No. 3 Clemson will be seeking its fifth consecutive conference crown when it faces No. 23 Virginia on Saturday night in the Atlantic Coast Conference championship game at Bank of America Stadium in Charlotte, N.C.
The defending national champion Tigers (12-0, 8-0 ACC) have not lost a game in more than 700 days and are quite comfortable playing on college football's biggest stages.
The underdog Cavaliers (9-3, 6-2) are making their first appearance in the ACC title game and are more accustomed to watching high-stakes contests from the cheap seats.
"We don't intend just to take a trip to see what it looks like," Virginia coach Bronco Mendenhall said after clinching the Coastal Division with a 39-30 win against rival Virginia Tech on Friday. "We're going to try to win the game. That's what our players want and that's what we're going to work to do."
Clemson, which owns a 27-game winning streak that doesn't include any games with Virginia (they last met in 2013), does not expect the Cavaliers to be content with a few souvenirs and selfies. The Tigers expect a fight.
"They're talented. You can tell they have chemistry," Clemson senior safety Denzel Johnson said of Virginia to The Greenville (S.C.) News. "They play hard, they play with passion, they're selfless. Looking forward to playing them."
The Tigers are coming off a record-filled 38-3 win at South Carolina on Saturday. It was their sixth straight win by at least 35 points, the longest streak in the Associated Press poll era (since 1936).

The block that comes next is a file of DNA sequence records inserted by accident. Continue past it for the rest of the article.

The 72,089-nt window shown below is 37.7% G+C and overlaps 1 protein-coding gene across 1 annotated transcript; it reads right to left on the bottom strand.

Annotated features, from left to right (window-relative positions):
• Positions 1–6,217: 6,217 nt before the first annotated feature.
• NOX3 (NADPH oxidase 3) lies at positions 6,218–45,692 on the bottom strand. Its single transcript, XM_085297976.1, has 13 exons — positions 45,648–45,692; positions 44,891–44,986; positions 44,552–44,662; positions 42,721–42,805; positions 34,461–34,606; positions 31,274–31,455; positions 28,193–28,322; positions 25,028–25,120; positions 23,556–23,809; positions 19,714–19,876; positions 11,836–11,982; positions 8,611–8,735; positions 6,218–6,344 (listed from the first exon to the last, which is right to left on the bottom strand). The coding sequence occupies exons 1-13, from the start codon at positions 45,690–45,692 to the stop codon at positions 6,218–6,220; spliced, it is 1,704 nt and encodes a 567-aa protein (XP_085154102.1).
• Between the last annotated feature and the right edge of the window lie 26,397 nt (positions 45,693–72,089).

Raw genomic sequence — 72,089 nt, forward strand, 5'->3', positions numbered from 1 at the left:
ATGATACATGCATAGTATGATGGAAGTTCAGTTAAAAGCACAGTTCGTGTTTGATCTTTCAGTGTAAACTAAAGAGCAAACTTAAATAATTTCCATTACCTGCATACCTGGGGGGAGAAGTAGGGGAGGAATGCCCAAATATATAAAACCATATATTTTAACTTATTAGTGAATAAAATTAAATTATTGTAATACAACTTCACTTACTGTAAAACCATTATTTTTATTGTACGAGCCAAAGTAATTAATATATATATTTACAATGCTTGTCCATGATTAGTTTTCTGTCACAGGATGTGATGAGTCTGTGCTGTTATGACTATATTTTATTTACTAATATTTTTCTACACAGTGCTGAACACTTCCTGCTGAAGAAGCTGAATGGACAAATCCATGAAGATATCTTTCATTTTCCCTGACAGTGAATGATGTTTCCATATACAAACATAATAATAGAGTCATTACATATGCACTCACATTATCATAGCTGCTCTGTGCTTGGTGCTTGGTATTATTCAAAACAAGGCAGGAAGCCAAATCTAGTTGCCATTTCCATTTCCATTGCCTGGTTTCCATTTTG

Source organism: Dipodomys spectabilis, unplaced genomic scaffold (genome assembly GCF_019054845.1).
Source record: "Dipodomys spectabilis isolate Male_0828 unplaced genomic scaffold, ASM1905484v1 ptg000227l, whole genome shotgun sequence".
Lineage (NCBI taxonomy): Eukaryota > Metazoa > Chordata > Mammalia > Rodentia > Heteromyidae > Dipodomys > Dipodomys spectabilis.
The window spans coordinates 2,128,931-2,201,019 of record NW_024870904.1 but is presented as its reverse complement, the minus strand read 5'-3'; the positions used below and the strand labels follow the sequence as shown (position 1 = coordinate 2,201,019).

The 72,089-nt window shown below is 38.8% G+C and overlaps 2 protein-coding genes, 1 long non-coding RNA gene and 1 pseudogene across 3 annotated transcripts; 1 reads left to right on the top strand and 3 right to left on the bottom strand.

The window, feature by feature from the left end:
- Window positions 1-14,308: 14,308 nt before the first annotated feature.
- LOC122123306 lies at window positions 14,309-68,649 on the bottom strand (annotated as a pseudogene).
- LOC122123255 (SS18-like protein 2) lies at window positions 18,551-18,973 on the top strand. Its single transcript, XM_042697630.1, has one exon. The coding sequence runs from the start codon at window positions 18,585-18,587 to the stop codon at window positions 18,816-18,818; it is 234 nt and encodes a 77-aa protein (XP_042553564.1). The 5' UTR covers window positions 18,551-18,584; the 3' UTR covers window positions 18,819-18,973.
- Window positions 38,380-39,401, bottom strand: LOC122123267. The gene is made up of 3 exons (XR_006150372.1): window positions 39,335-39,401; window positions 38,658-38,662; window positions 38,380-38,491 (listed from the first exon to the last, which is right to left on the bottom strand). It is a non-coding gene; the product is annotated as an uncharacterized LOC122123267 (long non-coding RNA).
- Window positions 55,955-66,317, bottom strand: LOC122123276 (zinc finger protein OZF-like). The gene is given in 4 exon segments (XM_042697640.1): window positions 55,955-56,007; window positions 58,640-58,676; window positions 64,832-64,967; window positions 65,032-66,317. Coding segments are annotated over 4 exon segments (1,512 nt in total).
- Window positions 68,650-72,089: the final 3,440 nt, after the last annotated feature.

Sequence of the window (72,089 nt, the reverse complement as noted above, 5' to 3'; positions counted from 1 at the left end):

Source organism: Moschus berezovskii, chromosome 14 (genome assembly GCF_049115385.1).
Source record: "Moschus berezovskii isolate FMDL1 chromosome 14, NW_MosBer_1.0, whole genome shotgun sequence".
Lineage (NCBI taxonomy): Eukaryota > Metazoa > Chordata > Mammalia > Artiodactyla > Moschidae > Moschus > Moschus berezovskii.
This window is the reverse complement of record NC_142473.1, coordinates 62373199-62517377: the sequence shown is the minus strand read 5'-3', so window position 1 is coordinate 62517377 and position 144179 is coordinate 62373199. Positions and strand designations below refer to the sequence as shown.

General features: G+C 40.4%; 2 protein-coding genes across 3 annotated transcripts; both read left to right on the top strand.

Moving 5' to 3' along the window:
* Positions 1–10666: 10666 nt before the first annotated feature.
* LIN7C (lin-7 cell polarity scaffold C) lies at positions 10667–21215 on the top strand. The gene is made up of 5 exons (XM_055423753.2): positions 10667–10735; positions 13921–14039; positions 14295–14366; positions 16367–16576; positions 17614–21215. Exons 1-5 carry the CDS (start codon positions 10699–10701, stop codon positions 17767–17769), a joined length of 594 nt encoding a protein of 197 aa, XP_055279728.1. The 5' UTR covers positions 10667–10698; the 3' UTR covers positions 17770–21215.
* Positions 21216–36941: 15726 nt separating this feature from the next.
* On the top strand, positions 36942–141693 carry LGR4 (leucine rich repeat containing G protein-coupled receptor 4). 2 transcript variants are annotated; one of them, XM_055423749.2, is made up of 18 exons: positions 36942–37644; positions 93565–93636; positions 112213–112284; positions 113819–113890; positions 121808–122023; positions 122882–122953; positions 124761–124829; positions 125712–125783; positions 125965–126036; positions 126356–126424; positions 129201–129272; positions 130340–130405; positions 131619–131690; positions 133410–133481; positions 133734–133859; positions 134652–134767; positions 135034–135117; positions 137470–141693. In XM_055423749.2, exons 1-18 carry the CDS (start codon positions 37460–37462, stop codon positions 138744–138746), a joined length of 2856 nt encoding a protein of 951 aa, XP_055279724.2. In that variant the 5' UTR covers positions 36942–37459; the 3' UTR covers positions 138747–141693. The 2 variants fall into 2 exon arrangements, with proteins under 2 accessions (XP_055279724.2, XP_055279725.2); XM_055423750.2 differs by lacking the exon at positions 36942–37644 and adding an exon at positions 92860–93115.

Sophomore quarterback Trevor Lawrence completed 26 of 36 passes for 295 yards and three touchdowns and tied an ACC record with 18 consecutive completions. Junior running back Travis Etienne ran for two scores to set ACC career records for touchdowns from scrimmage (57) and rushing TDs (53).
The nation's top-ranked scoring defense (10.1 points per game) gave up just 174 yards to the Gamecocks and has only surrendered one touchdown in its last 13 quarters.
When asked this week if Clemson's defense reminded him of any he has faced before, Mendenhall said Tigers defensive coordinator Brent Venables' unit is in a class by itself.
"No, it doesn't. Statistically, it's stronger. Schematically, I think it's better developed. Production-wise, it's at a higher level," Mendenhall said. "I have seen a lot of good defenses and been a part of a lot of good defenses. This one ... is just being done at a really high level."
Clemson has allowed only six touchdown passes all season but has not faced a dual threat quite like UVA senior quarterback Bryce Perkins, who leads the ACC and ranks 13th nationally in total offense (3,636 yards). He was responsible for 475 of the Cavaliers' 492 yards against the Hokies.
"He's one of those guys that makes everybody around him better," Tigers coach Dabo Swinney said. "That doesn't just happen. He's got the total respect of everyone. Kind of as he goes, they go."
Clemson is 38-8-1 all-time against Virginia, but just 9-8-1 since the Cavaliers beat the Tigers for the first time in 1990. UVA is 2-23-1 against AP Top 5 teams, with both wins against Florida State (1995, 2005).
--Field Level Media